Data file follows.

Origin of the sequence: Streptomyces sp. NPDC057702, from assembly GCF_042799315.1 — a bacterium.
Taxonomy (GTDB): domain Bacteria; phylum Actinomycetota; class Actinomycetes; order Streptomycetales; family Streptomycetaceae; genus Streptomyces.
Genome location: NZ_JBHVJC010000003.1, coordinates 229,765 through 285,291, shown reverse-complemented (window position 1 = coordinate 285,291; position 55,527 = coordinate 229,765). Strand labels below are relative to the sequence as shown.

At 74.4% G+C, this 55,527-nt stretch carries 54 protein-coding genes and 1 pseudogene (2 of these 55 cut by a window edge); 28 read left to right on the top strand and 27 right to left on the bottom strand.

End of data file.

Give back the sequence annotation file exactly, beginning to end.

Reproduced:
Origin of the sequence: Streptomyces sp. NPDC057702, from assembly GCF_042799315.1 — a bacterium.
Taxonomy (GTDB): domain Bacteria; phylum Actinomycetota; class Actinomycetes; order Streptomycetales; family Streptomycetaceae; genus Streptomyces.
Genome location: NZ_JBHVJC010000003.1, coordinates 229,765 through 285,291, shown reverse-complemented (window position 1 = coordinate 285,291; position 55,527 = coordinate 229,765). Strand labels below are relative to the sequence as shown.

At 74.4% G+C, this 55,527-nt stretch carries 54 protein-coding genes and 1 pseudogene (2 of these 55 cut by a window edge); 28 read left to right on the top strand and 27 right to left on the bottom strand.